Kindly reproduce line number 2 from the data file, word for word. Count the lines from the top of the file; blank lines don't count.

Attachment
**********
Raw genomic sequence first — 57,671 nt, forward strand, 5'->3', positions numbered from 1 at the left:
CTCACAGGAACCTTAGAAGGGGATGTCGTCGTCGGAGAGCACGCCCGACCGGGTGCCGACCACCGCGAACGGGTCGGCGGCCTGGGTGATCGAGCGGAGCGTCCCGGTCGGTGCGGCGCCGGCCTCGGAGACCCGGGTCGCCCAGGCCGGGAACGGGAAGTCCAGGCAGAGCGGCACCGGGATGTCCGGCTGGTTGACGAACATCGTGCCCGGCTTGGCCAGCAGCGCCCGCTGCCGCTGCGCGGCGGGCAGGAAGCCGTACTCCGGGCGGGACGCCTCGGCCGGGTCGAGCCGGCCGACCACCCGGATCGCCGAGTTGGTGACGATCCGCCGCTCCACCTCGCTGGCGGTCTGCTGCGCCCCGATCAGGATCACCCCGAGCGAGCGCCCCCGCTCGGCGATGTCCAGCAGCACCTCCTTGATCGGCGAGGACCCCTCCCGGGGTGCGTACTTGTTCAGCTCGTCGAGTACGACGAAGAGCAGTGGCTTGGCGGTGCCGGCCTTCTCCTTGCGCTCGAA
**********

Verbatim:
CTCACAGGAACCTTAGAAGGGGATGTCGTCGTCGGAGAGCACGCCCGACCGGGTGCCGACCACCGCGAACGGGTCGGCGGCCTGGGTGATCGAGCGGAGCGTCCCGGTCGGTGCGGCGCCGGCCTCGGAGACCCGGGTCGCCCAGGCCGGGAACGGGAAGTCCAGGCAGAGCGGCACCGGGATGTCCGGCTGGTTGACGAACATCGTGCCCGGCTTGGCCAGCAGCGCCCGCTGCCGCTGCGCGGCGGGCAGGAAGCCGTACTCCGGGCGGGACGCCTCGGCCGGGTCGAGCCGGCCGACCACCCGGATCGCCGAGTTGGTGACGATCCGCCGCTCCACCTCGCTGGCGGTCTGCTGCGCCCCGATCAGGATCACCCCGAGCGAGCGCCCCCGCTCGGCGATGTCCAGCAGCACCTCCTTGATCGGCGAGGACCCCTCCCGGGGTGCGTACTTGTTCAGCTCGTCGAGTACGACGAAGAGCAGTGGCTTGGCGGTGCCGGCCTTCTCCTTGCGCTCGAA